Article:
The pending tasks of democracy | Opinion



Liberal democracy is still alive, although with obvious cracks. According to Freedom House, we have 15 consecutive years of global democratic backsliding. In order to curb the growing authoritarian wave in the world, last week the Summit for Democracy was held, to which the president of the United States, Joe Biden, invited more than a hundred countries with the aim of strengthening democracy globally. For a Spaniard of my generation, there are powerful reasons to highlight the value of democracy in the world. Having lived part of my life under the Franco dictatorship, I know well what it means for a country to choose openness and prosperity. The Transition was a historic milestone, which brought us democratic institutions, the development of the welfare state and integration in Europe.

However, the defense of democracy as a moral, just and practical political system should not lead us to define international relations as a mere opposition between democratic countries and autocracies. After all, a meeting between countries to solve specific global problems is not negative in itself, the important thing is that it contributes to solving them.

Although the participants in the Summit for Democracy committed themselves to causes of great importance, such as the protection of human rights, the event will be remembered for its symbolic value rather than for its results. Proof of its symbolism was Biden’s decision to invite Taiwan, which will have done little to ease tensions with China.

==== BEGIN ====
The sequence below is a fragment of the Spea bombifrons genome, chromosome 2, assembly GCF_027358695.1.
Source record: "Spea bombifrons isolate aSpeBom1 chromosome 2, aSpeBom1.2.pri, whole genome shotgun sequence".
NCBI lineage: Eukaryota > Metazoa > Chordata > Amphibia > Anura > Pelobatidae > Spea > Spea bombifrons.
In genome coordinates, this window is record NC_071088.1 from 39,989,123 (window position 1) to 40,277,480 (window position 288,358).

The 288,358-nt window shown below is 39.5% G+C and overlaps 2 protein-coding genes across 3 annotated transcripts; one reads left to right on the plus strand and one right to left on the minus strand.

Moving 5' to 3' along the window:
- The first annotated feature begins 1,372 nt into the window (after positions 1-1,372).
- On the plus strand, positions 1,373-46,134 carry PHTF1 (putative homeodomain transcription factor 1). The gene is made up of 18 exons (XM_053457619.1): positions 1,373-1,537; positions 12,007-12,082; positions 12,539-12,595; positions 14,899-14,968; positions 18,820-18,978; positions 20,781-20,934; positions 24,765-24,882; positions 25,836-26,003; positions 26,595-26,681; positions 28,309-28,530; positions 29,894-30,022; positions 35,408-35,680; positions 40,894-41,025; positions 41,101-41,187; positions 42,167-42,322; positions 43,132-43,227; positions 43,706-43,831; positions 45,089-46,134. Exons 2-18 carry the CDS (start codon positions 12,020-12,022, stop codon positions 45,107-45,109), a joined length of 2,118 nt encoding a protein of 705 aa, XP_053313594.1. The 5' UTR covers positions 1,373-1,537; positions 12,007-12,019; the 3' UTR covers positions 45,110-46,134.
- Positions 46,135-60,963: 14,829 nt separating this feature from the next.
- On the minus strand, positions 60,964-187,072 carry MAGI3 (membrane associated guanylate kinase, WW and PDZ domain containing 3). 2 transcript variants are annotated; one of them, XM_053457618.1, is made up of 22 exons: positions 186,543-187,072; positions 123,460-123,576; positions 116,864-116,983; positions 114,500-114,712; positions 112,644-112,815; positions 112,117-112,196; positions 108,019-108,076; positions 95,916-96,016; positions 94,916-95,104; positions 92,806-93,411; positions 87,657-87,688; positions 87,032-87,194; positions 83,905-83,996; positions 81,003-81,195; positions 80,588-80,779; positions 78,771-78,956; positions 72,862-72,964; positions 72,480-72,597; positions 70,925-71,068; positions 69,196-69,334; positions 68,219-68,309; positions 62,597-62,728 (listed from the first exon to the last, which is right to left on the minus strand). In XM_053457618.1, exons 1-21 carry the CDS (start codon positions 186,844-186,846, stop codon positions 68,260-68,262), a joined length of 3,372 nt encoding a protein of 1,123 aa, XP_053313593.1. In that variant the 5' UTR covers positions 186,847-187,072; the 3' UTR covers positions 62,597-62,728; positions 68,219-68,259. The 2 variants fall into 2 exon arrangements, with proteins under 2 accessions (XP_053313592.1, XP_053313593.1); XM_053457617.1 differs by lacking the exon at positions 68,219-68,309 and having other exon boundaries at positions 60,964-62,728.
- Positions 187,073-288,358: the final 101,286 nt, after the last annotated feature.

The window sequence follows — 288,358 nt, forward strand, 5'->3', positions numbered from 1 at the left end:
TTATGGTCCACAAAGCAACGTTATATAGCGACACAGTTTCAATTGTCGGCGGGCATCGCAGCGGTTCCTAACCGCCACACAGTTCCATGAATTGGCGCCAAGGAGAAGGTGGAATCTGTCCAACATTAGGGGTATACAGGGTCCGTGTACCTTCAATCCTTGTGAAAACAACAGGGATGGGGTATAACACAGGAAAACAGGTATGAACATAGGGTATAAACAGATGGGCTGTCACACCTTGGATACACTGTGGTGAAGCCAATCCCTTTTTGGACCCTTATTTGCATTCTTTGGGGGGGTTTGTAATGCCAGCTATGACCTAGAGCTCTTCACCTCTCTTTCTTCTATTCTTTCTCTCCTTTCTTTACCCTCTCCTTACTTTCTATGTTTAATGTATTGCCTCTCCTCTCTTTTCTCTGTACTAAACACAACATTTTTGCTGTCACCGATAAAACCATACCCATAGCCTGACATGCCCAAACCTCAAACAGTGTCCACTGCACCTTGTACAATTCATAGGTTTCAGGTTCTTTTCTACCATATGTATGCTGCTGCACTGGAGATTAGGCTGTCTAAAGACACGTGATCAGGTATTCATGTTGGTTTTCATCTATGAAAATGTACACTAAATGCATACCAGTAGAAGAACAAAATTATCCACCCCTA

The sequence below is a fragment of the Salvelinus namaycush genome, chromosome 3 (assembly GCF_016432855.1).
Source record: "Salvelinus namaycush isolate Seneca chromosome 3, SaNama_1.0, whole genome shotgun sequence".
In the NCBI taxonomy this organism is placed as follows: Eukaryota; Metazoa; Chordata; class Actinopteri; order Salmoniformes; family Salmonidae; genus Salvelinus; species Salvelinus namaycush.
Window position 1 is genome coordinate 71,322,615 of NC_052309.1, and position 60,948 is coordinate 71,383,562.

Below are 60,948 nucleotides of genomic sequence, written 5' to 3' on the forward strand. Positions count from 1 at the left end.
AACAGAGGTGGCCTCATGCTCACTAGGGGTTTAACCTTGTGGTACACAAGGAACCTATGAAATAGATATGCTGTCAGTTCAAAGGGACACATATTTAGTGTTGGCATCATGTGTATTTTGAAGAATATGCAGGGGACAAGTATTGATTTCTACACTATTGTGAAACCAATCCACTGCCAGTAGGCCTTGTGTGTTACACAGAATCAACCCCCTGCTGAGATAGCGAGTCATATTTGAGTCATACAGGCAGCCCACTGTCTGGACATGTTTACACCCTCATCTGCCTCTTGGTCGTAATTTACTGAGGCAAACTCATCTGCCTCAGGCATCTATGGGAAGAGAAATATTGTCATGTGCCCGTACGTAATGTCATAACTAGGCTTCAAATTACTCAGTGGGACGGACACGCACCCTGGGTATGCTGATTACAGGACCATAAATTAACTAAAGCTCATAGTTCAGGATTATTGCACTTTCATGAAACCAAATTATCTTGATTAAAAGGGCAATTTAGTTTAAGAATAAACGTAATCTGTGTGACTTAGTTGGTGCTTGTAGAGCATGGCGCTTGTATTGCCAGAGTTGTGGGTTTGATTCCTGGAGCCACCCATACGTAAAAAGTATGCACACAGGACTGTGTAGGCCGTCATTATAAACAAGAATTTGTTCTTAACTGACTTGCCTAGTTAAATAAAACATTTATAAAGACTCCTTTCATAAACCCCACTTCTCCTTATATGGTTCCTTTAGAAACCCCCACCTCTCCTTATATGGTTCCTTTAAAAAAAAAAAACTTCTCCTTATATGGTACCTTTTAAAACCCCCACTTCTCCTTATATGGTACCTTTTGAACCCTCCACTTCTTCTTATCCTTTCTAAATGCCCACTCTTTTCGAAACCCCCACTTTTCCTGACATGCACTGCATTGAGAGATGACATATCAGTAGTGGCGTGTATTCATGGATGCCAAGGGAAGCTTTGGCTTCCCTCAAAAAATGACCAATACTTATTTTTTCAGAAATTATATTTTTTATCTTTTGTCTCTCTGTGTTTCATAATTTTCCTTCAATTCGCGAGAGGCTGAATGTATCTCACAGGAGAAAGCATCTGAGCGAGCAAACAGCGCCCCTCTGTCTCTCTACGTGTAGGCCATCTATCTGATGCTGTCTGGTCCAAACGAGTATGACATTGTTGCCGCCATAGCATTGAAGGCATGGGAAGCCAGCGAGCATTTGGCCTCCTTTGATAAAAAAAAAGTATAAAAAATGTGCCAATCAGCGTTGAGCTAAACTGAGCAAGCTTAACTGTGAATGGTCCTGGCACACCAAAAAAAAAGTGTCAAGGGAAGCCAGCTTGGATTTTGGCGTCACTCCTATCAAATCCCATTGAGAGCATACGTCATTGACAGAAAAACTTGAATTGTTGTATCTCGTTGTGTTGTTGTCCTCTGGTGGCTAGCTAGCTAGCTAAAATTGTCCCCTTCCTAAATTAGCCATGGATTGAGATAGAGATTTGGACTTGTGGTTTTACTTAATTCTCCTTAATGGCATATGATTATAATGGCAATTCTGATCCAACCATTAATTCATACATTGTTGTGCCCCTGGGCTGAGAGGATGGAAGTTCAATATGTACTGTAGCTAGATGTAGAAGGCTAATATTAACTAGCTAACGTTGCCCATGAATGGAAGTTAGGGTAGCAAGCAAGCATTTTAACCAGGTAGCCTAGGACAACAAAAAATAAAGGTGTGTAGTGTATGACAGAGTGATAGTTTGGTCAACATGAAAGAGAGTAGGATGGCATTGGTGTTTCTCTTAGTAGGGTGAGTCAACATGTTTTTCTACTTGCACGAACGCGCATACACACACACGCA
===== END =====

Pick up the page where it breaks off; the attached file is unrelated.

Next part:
On the other hand, the need for effective global governance is more urgent than ever, as we are facing a more hostile and dangerous world. The possibilities for causing us harm between human beings have multiplied. Added to the nuclear threat of the last century are cyberattacks, the use of migration as a geopolitical weapon, growing investments in military technology or the evil potential of artificial intelligence.

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Dividing the world into two ideologically opposed camps, as this Summit has seemed to suggest, carries significant geopolitical risk. A separation between free countries and autocracies could spread to international organizations, fundamental for solving global problems.

For example, the World Trade Organization (WTO) has long ceased to function, due to the inability to create international trade rules that accommodate differences between economic systems. Adding an element of ideological separation between democratic and non-democratic countries to the already existing division within the organization will only make it difficult to find solutions in matters of global trade.

Resolving these disputes is vitally important if we are to avoid the dire consequences of an economic decoupling between the United States and China. The multilateral system that was built after the Second World War was a historic event, but its institutions do not have the instruments to deal with an increasingly interdependent, complex and dynamic world.

The COVID-19 crisis made this glaringly clear. Humanity was not prepared to fight the pandemic, and the World Health Organization (WHO) showed a clear funding gap. When Donald Trump withdrew the United States from the WHO in a gesture of great irresponsibility, the Bill and Melinda Gates Foundation became, temporarily, its largest contributor.